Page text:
But the local Democrats got beaten badly when they united against county reform two years ago. Almost every black elected official except Turner came out against Issue 6, but about half of black voters supported it. Turner is probably counting on a similar split in the black vote in this campaign. Plenty of Issue 6 supporters, from wealthy businesspeople to civic leaders to maverick Democrats, stand ready to back Turner now because of her risky stance then. Likewise, the infamous race-baiting attack against her for supporting reform could even rebound in her favor. Cleveland voters tend to admire politicians who stand up to bullies.

The case for re-electing Fudge, or betting on her re-election, is simpler and less dramatic. Fudge is the incumbent, she has a bigger political network, her views on the issues fit the district, and Turner hasn't yet made the case for replacing her. Jason Johnson says the Congressional Black Caucus has tried to boost Fudge's visibility lately. They could easily back that up with national fund-raising on her behalf.

But Turner may also be confident because her backup plan is self-evident. She has a safe seat in the state senate -- her term doesn't end until 2014. So if she loses to Fudge but runs a competitive race, she'll still increase her name recognition and her fund-raising base. That could help her take a shot at another higher office in the future. Even by losing, she could win.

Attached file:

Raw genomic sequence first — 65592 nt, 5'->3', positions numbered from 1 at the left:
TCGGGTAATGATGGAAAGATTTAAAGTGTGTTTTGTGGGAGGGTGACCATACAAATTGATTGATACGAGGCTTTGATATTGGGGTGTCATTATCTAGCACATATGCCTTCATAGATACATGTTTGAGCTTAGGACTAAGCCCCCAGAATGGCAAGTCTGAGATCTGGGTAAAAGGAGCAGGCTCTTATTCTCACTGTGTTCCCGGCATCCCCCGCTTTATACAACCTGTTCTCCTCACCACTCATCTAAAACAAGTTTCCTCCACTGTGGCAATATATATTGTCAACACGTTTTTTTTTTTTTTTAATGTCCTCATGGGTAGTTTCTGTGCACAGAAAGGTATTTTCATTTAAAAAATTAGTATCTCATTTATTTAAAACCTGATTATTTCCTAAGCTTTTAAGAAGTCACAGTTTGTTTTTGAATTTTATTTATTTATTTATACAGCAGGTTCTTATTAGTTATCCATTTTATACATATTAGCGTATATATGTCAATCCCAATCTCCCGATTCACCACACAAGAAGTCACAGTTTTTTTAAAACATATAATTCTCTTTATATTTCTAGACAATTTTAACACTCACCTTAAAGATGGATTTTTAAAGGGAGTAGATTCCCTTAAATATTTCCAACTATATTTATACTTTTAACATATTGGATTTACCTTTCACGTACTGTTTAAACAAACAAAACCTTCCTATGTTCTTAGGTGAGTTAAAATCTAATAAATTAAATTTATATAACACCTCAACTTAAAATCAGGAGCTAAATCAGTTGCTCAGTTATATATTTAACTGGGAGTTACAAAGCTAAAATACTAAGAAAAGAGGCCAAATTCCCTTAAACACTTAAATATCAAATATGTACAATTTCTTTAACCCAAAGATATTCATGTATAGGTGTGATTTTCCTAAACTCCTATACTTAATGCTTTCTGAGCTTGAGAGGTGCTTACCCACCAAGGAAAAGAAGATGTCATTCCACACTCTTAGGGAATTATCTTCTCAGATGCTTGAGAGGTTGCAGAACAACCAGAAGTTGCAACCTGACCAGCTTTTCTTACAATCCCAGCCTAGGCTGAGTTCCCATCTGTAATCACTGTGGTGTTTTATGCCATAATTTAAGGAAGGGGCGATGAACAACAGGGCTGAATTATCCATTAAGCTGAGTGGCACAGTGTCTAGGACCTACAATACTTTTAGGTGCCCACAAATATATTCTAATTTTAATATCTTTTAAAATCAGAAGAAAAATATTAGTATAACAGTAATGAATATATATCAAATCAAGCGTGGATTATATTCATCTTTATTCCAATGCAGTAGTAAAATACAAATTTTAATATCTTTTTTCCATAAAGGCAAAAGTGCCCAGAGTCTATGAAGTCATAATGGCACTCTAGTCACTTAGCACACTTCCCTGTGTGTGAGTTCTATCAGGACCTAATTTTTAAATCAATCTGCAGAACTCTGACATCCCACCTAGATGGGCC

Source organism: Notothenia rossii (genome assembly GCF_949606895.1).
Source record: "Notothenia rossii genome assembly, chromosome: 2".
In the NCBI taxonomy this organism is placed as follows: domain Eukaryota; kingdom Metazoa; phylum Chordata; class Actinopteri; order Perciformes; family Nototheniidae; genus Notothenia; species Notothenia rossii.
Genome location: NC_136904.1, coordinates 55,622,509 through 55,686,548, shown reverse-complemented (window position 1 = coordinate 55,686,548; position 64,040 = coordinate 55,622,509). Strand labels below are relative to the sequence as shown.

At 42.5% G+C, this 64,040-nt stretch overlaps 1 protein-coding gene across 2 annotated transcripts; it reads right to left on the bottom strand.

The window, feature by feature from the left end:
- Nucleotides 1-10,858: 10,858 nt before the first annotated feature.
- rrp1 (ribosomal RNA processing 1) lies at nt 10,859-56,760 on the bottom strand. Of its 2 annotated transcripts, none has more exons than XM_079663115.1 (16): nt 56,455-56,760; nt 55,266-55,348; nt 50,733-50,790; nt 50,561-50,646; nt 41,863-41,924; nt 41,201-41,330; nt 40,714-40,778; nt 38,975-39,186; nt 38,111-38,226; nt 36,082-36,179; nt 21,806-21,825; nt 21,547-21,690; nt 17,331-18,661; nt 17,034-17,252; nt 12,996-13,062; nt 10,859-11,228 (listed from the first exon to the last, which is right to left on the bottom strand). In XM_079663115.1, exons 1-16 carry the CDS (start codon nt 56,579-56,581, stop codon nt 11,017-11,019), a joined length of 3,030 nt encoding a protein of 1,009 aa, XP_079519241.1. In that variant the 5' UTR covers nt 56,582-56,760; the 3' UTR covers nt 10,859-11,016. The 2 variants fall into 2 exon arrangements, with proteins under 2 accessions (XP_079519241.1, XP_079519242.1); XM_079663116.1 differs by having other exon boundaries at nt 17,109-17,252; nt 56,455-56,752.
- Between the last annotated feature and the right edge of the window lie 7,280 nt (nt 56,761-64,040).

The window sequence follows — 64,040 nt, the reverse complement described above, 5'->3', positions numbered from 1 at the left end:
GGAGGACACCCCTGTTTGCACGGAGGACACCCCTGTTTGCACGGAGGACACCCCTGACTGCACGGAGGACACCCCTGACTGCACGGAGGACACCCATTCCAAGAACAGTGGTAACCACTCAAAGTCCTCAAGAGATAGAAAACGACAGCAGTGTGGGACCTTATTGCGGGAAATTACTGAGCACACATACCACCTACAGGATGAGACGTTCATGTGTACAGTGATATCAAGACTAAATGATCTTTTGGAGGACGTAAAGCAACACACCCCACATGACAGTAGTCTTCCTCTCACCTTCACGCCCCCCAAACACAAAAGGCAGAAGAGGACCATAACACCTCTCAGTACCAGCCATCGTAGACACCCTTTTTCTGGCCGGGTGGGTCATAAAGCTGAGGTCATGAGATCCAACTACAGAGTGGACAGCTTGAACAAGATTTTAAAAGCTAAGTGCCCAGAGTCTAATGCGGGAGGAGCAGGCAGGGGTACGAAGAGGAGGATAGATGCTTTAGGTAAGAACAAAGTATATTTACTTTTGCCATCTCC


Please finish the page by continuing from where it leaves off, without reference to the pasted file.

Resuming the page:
Update, 12/5: Fudge announced her re-election campaign today, touting a long list of endorsements from local elected officials, black ministers, and others. An anonymous Fudge supporter serves up a punchy quote to Mike McIntyre for his Tipoff column today: "We're going to beat Nina Turner like she stole something."

12/6: Good PD coverage of Fudge's campaign announcement from Joe Frolik and Henry Gomez. Frolik says Turner faces "very long odds" and that Fudge pledged to run a clean campaign and "disown" (his words) mud-slinging supporters. He offers this diplomatically couched take on Fudge's personality: "If Fudge sometimes comes across as cold or even imperious -- especially in contrast to her gregarious predecessor -- it may be because she's never had to learn to be a good candidate. Now she will."

12/30: Turner has decided not to run against Fudge in the primary, citing the short campaign season now that the vote will be March 6. Her statement leaves open the possibility of running as an independent in November.